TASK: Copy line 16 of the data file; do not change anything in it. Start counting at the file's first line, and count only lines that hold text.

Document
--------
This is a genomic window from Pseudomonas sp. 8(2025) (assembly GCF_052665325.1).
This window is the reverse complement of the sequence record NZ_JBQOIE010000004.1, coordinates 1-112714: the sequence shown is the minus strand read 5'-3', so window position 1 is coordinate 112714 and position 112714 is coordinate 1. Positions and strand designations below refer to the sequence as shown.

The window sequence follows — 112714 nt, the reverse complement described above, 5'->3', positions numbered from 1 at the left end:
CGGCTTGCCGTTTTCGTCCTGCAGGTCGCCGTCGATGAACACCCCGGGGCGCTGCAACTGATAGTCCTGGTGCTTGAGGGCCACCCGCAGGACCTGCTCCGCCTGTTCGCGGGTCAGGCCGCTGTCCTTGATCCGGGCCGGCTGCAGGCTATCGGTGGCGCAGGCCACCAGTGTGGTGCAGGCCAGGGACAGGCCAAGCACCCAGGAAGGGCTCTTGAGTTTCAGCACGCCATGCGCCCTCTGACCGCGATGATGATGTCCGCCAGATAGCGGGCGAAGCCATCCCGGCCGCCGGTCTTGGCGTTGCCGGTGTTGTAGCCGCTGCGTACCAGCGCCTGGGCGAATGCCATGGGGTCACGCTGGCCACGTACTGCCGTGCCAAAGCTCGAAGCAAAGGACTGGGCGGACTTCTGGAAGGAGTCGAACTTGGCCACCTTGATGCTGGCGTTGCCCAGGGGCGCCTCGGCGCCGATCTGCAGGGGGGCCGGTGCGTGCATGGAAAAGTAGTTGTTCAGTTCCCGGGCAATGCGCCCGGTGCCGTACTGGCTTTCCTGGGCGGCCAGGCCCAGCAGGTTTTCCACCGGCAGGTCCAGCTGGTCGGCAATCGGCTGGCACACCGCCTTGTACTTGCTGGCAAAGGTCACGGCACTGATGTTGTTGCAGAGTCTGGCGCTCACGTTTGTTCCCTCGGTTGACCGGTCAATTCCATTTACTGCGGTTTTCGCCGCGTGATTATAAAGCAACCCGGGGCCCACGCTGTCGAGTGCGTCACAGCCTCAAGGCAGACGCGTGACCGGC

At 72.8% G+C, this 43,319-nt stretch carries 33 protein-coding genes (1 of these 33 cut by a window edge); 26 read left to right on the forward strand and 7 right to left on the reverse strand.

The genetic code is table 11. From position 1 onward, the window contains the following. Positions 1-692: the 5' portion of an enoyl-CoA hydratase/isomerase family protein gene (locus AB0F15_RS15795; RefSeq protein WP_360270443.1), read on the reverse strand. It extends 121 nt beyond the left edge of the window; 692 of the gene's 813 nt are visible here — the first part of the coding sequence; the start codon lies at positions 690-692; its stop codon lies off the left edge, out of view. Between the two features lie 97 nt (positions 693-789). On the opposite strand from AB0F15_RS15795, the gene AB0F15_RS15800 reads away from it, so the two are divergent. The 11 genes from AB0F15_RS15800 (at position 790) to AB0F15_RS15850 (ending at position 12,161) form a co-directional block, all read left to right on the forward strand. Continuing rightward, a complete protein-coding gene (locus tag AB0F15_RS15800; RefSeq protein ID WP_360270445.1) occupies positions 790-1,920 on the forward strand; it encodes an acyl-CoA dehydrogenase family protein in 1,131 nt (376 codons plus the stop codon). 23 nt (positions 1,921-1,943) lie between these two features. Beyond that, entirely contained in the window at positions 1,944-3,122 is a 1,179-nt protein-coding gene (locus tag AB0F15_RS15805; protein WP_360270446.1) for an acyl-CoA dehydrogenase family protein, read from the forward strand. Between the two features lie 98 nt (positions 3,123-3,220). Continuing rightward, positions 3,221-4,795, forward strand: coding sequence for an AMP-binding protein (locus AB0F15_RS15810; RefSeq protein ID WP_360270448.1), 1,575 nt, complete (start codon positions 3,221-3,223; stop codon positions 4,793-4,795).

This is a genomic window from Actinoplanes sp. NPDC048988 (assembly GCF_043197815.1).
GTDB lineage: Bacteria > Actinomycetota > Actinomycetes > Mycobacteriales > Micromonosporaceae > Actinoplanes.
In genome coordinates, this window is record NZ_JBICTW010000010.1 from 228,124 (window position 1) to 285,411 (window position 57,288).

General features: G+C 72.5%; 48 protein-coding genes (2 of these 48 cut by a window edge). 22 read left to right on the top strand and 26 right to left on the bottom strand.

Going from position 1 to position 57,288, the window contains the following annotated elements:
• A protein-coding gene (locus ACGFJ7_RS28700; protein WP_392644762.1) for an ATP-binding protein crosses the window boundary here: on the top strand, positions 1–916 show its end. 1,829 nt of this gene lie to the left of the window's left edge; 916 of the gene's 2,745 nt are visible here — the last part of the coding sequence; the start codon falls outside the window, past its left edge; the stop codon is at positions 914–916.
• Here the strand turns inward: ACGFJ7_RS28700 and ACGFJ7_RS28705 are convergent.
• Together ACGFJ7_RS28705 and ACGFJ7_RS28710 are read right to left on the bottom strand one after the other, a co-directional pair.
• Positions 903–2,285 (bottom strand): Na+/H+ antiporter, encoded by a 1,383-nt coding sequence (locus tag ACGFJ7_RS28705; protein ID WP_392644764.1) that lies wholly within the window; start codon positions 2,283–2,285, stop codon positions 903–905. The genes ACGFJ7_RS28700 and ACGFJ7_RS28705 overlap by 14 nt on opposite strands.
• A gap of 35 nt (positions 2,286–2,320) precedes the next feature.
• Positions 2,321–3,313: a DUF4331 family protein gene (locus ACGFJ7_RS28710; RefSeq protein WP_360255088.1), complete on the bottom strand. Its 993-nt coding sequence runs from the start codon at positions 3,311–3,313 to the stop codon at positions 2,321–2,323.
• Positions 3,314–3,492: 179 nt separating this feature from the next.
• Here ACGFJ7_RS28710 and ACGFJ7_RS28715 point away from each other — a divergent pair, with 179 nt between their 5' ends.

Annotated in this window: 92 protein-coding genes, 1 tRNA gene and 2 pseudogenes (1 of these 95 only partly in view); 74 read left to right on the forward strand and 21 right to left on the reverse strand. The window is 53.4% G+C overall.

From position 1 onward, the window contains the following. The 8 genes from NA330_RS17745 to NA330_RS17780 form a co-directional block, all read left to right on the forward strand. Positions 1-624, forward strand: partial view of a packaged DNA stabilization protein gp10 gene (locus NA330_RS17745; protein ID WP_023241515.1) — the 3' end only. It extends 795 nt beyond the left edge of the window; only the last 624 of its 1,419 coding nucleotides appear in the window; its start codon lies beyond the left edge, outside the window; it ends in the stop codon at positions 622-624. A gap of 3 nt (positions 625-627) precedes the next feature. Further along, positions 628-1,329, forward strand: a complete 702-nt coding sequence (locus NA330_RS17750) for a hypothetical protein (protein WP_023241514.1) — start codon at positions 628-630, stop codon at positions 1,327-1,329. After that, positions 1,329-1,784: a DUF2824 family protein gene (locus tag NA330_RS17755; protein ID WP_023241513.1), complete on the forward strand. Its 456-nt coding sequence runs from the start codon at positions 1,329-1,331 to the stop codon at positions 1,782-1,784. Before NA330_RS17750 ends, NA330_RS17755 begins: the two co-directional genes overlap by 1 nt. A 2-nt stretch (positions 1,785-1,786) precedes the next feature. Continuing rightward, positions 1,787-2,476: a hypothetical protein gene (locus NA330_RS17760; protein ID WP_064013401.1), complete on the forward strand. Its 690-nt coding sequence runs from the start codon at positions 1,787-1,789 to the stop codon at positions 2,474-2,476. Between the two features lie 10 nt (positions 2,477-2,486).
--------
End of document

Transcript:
• A gap of 35 nt (positions 2,286–2,320) precedes the next feature.